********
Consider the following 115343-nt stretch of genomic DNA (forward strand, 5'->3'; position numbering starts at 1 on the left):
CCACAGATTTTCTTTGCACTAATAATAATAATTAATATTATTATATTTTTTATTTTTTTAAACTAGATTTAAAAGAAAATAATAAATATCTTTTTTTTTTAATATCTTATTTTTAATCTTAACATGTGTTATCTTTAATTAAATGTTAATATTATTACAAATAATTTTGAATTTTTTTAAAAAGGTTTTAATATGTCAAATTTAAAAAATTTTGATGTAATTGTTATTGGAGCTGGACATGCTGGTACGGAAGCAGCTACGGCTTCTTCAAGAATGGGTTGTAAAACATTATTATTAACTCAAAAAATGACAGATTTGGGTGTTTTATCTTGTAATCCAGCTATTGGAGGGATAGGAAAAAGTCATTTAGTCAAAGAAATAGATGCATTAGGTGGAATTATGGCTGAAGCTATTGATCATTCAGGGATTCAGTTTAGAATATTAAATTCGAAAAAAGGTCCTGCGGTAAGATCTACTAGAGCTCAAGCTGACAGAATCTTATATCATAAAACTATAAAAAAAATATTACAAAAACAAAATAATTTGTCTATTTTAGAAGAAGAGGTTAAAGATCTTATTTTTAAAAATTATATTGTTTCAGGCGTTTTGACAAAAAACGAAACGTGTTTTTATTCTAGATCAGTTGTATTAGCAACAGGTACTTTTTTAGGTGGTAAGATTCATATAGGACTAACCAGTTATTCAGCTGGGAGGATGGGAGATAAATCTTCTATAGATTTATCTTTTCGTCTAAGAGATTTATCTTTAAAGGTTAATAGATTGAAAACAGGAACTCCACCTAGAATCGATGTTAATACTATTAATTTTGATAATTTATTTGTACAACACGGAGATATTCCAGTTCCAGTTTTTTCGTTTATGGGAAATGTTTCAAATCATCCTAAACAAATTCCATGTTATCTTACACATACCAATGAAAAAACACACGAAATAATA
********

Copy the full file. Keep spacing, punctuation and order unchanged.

Consider the following 115343-nt stretch of genomic DNA (forward strand, 5'->3'; position numbering starts at 1 on the left):
CCACAGATTTTCTTTGCACTAATAATAATAATTAATATTATTATATTTTTTATTTTTTTAAACTAGATTTAAAAGAAAATAATAAATATCTTTTTTTTTTAATATCTTATTTTTAATCTTAACATGTGTTATCTTTAATTAAATGTTAATATTATTACAAATAATTTTGAATTTTTTTAAAAAGGTTTTAATATGTCAAATTTAAAAAATTTTGATGTAATTGTTATTGGAGCTGGACATGCTGGTACGGAAGCAGCTACGGCTTCTTCAAGAATGGGTTGTAAAACATTATTATTAACTCAAAAAATGACAGATTTGGGTGTTTTATCTTGTAATCCAGCTATTGGAGGGATAGGAAAAAGTCATTTAGTCAAAGAAATAGATGCATTAGGTGGAATTATGGCTGAAGCTATTGATCATTCAGGGATTCAGTTTAGAATATTAAATTCGAAAAAAGGTCCTGCGGTAAGATCTACTAGAGCTCAAGCTGACAGAATCTTATATCATAAAACTATAAAAAAAATATTACAAAAACAAAATAATTTGTCTATTTTAGAAGAAGAGGTTAAAGATCTTATTTTTAAAAATTATATTGTTTCAGGCGTTTTGACAAAAAACGAAACGTGTTTTTATTCTAGATCAGTTGTATTAGCAACAGGTACTTTTTTAGGTGGTAAGATTCATATAGGACTAACCAGTTATTCAGCTGGGAGGATGGGAGATAAATCTTCTATAGATTTATCTTTTCGTCTAAGAGATTTATCTTTAAAGGTTAATAGATTGAAAACAGGAACTCCACCTAGAATCGATGTTAATACTATTAATTTTGATAATTTATTTGTACAACACGGAGATATTCCAGTTCCAGTTTTTTCGTTTATGGGAAATGTTTCAAATCATCCTAAACAAATTCCATGTTATCTTACACATACCAATGAAAAAACACACGAAATAATA